This particular letter was written to Bess whilst Topcliffe was in the employment of her husband, Shrewsbury, some decade before a rift occurred in the relationship between the two men. Topcliffe went on, after the rift, from the mid-1580s, to became notorious for his role as the government's chief torturer and interrogator of prisoners, and his name became a byword for evil cruelty. The contrast - between Topcliffe's attractive handwriting and his depraved reputation - is therefore a reminder to us that we must always eschew any temptations towards erroneous graphology. That is to say, we must steer clear of spurious attempts at character analysis based on handwriting.

Hand 14: Bess's contact regarding Mary Queen of Scots, the bishop of Galloway, writes to Bess in Scots, 1571 ID 029

Alexander Gordon, bishop of Galloway, writes to Bess (countess of Shrewsbury) regarding arrangements for the keeping of Mary Queen of Scots, for whom Bess was co-custodian. His hand is neat and clear, apart from the damaged state of the letter itself. However, one point of particular interest to be aware of is that Galloway's letter is one that Bess received that features Scots forms, which include:

  • use of < w > where we would expect < v > in present-day English. For example: 'werry' VERY, line 1; 'delywerit' DELIVERED, 'hawe' HAVE, line 2.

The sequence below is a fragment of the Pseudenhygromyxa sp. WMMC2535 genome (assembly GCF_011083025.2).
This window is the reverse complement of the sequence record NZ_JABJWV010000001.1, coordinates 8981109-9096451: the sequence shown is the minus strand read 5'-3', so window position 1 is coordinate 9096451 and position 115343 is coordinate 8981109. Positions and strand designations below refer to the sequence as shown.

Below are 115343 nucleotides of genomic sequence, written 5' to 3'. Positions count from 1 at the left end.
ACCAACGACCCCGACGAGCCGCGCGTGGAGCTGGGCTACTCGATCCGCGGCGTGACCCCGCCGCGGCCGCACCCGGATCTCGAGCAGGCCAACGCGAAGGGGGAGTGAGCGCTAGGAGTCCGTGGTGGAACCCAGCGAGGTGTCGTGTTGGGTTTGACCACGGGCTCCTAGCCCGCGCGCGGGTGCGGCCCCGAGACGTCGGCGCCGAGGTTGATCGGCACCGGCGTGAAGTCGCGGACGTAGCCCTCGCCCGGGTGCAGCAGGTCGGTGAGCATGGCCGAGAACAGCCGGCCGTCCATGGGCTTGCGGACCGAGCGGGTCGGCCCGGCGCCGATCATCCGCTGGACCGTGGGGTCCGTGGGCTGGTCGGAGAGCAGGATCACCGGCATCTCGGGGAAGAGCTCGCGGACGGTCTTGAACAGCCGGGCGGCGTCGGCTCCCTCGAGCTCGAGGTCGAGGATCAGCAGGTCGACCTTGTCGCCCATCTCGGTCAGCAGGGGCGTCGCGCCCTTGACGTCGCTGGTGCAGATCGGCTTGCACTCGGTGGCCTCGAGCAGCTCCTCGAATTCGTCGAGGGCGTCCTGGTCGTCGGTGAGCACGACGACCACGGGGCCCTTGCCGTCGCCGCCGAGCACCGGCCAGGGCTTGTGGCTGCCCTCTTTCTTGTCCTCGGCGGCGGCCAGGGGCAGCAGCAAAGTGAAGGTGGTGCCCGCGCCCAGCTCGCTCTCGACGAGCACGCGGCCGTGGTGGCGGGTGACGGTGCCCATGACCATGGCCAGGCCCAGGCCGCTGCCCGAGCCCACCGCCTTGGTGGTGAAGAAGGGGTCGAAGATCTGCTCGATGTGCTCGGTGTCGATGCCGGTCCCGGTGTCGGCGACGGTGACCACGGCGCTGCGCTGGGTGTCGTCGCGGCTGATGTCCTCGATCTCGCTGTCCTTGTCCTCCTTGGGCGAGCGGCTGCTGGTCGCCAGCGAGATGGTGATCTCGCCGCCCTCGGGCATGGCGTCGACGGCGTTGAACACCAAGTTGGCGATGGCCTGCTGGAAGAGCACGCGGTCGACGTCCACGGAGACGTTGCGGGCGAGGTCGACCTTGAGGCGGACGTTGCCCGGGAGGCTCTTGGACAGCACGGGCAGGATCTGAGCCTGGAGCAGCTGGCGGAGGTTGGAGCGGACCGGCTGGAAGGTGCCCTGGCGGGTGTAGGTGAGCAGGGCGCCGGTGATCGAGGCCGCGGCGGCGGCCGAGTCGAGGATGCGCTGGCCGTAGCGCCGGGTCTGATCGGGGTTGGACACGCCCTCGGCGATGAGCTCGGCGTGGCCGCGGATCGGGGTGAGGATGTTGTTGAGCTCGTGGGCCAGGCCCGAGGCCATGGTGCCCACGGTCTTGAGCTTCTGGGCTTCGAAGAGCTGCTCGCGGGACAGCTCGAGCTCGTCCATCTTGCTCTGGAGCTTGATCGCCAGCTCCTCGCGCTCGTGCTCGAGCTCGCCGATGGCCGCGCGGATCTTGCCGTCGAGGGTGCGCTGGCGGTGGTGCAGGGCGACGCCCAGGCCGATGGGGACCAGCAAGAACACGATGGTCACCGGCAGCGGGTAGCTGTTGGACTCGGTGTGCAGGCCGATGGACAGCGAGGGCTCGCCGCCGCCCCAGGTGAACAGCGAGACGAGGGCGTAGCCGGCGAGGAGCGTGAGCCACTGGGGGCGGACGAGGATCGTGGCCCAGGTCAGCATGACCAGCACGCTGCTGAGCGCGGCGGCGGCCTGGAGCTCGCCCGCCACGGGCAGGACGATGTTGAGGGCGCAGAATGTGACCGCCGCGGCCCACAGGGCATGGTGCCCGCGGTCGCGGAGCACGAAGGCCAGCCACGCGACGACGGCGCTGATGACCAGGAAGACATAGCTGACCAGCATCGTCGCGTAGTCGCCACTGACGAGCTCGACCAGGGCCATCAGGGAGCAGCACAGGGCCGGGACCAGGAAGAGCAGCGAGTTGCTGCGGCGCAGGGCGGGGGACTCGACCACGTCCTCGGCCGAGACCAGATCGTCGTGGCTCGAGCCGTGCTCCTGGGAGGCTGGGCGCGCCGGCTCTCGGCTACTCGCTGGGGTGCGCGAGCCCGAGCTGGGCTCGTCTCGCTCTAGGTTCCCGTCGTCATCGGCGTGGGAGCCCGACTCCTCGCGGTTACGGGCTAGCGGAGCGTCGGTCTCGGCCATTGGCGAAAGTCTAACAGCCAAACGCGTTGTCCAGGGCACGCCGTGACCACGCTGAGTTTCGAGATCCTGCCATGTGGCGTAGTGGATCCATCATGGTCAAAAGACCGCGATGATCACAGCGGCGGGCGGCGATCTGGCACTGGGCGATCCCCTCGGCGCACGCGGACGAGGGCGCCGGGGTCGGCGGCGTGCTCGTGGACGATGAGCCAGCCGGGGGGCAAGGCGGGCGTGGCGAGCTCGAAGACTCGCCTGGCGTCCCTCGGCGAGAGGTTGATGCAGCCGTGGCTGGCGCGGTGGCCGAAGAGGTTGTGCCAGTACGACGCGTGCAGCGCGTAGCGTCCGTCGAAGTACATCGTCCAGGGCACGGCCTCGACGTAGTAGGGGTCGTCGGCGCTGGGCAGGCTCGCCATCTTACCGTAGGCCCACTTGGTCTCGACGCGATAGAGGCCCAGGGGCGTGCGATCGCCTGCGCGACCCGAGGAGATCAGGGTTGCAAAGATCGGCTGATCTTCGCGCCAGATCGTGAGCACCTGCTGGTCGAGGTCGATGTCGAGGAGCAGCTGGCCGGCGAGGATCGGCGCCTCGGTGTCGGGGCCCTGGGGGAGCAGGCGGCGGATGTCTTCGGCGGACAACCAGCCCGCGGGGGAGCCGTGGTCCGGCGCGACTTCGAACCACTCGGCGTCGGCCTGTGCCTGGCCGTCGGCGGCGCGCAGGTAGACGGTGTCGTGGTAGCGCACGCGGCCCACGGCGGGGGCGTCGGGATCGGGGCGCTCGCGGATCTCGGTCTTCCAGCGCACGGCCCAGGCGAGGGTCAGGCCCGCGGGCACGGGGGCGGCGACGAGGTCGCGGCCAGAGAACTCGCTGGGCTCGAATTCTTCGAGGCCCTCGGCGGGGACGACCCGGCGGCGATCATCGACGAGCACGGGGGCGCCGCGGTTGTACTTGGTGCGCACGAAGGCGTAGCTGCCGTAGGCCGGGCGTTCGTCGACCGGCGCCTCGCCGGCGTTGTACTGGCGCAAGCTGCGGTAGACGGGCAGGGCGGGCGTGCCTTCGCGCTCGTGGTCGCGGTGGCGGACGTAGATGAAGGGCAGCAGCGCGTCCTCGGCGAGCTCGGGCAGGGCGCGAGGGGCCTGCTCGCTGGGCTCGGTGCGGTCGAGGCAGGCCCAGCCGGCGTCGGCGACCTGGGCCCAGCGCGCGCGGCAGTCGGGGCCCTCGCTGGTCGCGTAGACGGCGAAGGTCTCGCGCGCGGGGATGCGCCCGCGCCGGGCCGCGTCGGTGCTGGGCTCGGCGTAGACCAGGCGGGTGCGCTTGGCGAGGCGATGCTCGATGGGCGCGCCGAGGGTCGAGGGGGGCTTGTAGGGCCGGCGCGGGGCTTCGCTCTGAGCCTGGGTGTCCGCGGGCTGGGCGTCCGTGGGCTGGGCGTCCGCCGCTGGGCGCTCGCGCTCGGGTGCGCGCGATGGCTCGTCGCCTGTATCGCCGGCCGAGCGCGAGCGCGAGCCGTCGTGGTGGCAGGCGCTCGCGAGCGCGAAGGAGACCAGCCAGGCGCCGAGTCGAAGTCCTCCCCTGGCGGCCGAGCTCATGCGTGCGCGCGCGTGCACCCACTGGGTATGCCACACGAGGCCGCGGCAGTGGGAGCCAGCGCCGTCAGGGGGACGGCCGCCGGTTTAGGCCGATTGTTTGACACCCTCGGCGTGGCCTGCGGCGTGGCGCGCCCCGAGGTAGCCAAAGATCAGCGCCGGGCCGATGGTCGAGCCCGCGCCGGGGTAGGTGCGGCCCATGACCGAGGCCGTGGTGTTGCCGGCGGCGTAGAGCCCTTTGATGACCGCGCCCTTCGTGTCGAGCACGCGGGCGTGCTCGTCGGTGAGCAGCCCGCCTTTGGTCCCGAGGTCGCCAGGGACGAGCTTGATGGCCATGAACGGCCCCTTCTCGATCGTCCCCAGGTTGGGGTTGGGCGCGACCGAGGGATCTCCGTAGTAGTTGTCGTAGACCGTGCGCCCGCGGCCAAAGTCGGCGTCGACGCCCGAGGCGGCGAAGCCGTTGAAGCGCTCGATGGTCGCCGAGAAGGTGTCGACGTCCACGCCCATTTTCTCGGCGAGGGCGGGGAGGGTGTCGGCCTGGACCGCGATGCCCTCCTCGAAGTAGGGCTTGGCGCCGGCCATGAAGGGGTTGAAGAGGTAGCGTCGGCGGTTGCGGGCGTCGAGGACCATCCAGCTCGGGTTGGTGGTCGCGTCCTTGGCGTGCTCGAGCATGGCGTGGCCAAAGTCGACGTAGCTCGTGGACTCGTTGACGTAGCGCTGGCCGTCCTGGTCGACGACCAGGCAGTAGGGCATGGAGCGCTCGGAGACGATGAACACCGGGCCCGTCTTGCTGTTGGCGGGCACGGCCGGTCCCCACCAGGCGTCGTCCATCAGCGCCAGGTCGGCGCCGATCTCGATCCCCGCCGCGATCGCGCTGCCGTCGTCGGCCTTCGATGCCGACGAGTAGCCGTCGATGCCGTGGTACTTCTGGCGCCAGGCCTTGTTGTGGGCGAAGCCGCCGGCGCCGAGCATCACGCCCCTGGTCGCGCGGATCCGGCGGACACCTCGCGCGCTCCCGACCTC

• use of < z > where we would expect < y > in present-day English. For example: 'zowr' YOUR, lines 2, 5; 'zow' YOU, line 7; 'zwar' YOUR, subscription.

Hand 15: Bess's servant James Crompe, c.1566 ID 018

Bess's servant James Crompe writes to his mistress Bess (Lady St Loe) around 1566 in his assured, competent secretary hand. Crompe's writing is slightly more difficult to read than the previous hands we have seen as it is more cursive and displays some of the features that tend to arise when writing quickly. For example: the flattened minims of the < n > in < sent > and in < thyngke > (in both cases the < n > looks like a horizontal line in lines 1 and 5 of the second page of the letter).

Letters such as this one by Crompe give us an insight into levels of literacy among Bess's employees. It is no surprise to find that Crompe, who was one of Bess's upper, managerial level, if you will, servants, had very good literate skills. Correspondence was evidently essential to Crompe's role and his letter is partly a response to a previous letter (now lost), from Bess, in which she sent him instructions for the finishing of the great gallery at Chatsworth.

We might observe the matter-of-fact language of Crompe's letter (i.e. by contrast with letters from contemporary courtiers or legally-trained scribes, which are stiff with rhetorical flourishes and technical formulae). Likewise, we might observe the minimal punctuation, absence of Latinate spellings, lack of capitalisation and few abbreviations (i.e. this is not a clerkish letter). On the contrary, and pleasingly for us as modern readers, Crompe's letter comes across as refreshingly unaffected and we see an evident level of mutual trust been employer and employee.